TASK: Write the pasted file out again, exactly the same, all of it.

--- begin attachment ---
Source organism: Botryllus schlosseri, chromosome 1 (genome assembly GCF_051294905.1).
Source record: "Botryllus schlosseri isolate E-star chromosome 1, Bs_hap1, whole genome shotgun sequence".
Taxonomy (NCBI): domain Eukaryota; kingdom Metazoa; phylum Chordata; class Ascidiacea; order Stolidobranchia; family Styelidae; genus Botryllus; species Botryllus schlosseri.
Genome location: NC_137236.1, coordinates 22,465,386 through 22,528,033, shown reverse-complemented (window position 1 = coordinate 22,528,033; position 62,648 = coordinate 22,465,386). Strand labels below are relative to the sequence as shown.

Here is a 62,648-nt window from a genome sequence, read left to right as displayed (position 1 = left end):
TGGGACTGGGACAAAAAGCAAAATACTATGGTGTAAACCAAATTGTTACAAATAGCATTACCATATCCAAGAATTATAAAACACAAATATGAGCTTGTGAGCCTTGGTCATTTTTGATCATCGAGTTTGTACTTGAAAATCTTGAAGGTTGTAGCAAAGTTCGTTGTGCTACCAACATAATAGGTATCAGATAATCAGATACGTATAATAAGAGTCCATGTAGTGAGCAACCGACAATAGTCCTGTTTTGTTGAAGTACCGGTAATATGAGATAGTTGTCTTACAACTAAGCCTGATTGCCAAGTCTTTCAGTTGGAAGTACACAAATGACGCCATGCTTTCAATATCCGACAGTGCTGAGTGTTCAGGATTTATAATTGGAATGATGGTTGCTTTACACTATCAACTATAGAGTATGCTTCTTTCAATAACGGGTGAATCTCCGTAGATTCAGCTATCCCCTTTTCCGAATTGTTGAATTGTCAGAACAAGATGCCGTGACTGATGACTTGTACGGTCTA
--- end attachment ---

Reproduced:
Source organism: Botryllus schlosseri, chromosome 1 (genome assembly GCF_051294905.1).
Source record: "Botryllus schlosseri isolate E-star chromosome 1, Bs_hap1, whole genome shotgun sequence".
Taxonomy (NCBI): domain Eukaryota; kingdom Metazoa; phylum Chordata; class Ascidiacea; order Stolidobranchia; family Styelidae; genus Botryllus; species Botryllus schlosseri.
Genome location: NC_137236.1, coordinates 22,465,386 through 22,528,033, shown reverse-complemented (window position 1 = coordinate 22,528,033; position 62,648 = coordinate 22,465,386). Strand labels below are relative to the sequence as shown.

Here is a 62,648-nt window from a genome sequence, read left to right as displayed (position 1 = left end):
TGGGACTGGGACAAAAAGCAAAATACTATGGTGTAAACCAAATTGTTACAAATAGCATTACCATATCCAAGAATTATAAAACACAAATATGAGCTTGTGAGCCTTGGTCATTTTTGATCATCGAGTTTGTACTTGAAAATCTTGAAGGTTGTAGCAAAGTTCGTTGTGCTACCAACATAATAGGTATCAGATAATCAGATACGTATAATAAGAGTCCATGTAGTGAGCAACCGACAATAGTCCTGTTTTGTTGAAGTACCGGTAATATGAGATAGTTGTCTTACAACTAAGCCTGATTGCCAAGTCTTTCAGTTGGAAGTACACAAATGACGCCATGCTTTCAATATCCGACAGTGCTGAGTGTTCAGGATTTATAATTGGAATGATGGTTGCTTTACACTATCAACTATAGAGTATGCTTCTTTCAATAACGGGTGAATCTCCGTAGATTCAGCTATCCCCTTTTCCGAATTGTTGAATTGTCAGAACAAGATGCCGTGACTGATGACTTGTACGGTCTA